Use Adoxa for the full prescribed length of time, even if your symptoms quickly improve. Skipping doses can increase your risk of infection that is resistant to medication. Adoxa will not treat a viral infection such as the flu or a common cold.
Store at room temperature away from moisture, heat, and light.
Throw away any unused medicine after the expiration date on the label has passed. Using expired Adoxa can cause damage to your kidneys.
What happens if I miss a dose?
Take the medicine as soon as you can, but skip the missed dose if it is almost time for your next dose. Do not take two doses at one time.
What happens if I overdose?
Seek emergency medical attention or call the Poison Help line at 1-800-222-1222.
What should I avoid while taking Adoxa?
Do not take iron supplements, multivitamins, calcium supplements, antacids, or laxatives within 2 hours before or after taking Adoxa.
Avoid taking any other antibiotics with Adoxa unless your doctor has told you to.
Adoxa could make you sunburn more easily. Avoid sunlight or tanning beds. Wear protective clothing and use sunscreen (SPF 30 or higher) when you are outdoors.
Antibiotic medicines can cause diarrhea, which may be a sign of a new infection. If you have diarrhea that is watery or bloody, call your doctor. Do not use anti-diarrhea medicine unless your doctor tells you to.
Adoxa side effects
Get emergency medical help if you have signs of an allergic reaction (hives, difficult breathing, swelling in your face or throat) or a severe skin reaction (fever, sore throat, burning in your eyes, skin pain, red or purple skin rash that spreads and causes blistering and peeling).
Seek medical treatment if you have a serious drug reaction that can affect many parts of your body. Symptoms may include: skin rash, fever, swollen glands, flu-like symptoms, muscle aches, severe weakness, unusual bruising, or yellowing of your skin or eyes. This reaction may occur several weeks after you began using Adoxa.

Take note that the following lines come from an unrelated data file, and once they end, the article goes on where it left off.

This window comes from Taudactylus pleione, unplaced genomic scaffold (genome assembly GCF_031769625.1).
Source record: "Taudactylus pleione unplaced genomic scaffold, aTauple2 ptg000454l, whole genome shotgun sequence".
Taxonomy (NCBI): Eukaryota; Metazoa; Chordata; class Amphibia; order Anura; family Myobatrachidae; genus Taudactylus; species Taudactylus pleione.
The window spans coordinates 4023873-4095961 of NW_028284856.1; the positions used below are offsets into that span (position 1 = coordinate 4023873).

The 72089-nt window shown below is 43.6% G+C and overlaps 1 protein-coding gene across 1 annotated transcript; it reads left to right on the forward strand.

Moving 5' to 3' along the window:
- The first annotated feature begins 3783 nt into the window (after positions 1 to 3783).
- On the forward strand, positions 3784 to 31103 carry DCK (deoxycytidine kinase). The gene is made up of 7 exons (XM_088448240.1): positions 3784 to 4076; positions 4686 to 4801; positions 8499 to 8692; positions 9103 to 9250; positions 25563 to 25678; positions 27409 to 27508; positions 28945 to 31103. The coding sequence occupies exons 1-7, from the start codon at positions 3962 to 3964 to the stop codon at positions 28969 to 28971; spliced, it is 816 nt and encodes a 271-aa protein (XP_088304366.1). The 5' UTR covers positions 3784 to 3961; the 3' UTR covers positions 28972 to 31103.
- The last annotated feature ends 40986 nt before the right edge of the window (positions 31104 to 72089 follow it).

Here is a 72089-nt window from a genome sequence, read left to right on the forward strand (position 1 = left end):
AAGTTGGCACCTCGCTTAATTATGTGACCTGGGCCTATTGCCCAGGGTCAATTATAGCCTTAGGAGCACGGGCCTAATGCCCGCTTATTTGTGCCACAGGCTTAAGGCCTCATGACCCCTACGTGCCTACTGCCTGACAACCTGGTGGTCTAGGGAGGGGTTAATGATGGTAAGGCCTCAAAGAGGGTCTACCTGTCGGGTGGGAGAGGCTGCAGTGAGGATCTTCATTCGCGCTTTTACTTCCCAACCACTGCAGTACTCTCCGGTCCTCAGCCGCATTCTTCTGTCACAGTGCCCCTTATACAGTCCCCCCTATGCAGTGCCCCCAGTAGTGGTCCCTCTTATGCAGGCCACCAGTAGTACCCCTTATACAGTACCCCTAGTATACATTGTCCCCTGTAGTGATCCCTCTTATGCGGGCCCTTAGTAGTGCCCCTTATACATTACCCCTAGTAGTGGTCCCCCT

Call your doctor at once if you have:
severe stomach pain, diarrhea that is watery or bloody;
throat irritation, trouble swallowing;
chest pain, irregular heart rhythm, feeling short of breath;
little or no urination;
low white blood cell counts--fever, chills, swollen glands, body aches, weakness, pale skin, easy bruising or bleeding;
increased pressure inside the skull--severe headaches, ringing in your ears, dizziness, nausea, vision problems, pain behind your eyes; or
signs of liver or pancreas problems--loss of appetite, upper stomach pain (that may spread to your back), tiredness, nausea or vomiting, fast heart rate, dark urine, jaundice (yellowing of the skin or eyes).
Common side effects may include:
nausea, vomiting, upset stomach, loss of appetite;
skin rash or itching;
darkened skin color; or
vaginal itching or discharge.
This is not a complete list of side effects and others may occur. Call your doctor for medical advice about side effects. You may report side effects to FDA at 1-800-FDA-1088.
What other drugs will affect Adoxa?
Sometimes it is not safe to use certain medications at the same time. Some drugs can affect your blood levels of other drugs you take, which may increase side effects or make the medications less effective.
Other drugs may affect Adoxa, including prescription and over-the-counter medicines, vitamins, and herbal products. Tell your doctor about all your current medicines and any medicine you start or stop using.
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- Drug class: miscellaneous antimalarials
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Remember, keep this and all other medicines out of the reach of children, never share your medicines with others, and use this medication only for the indication prescribed.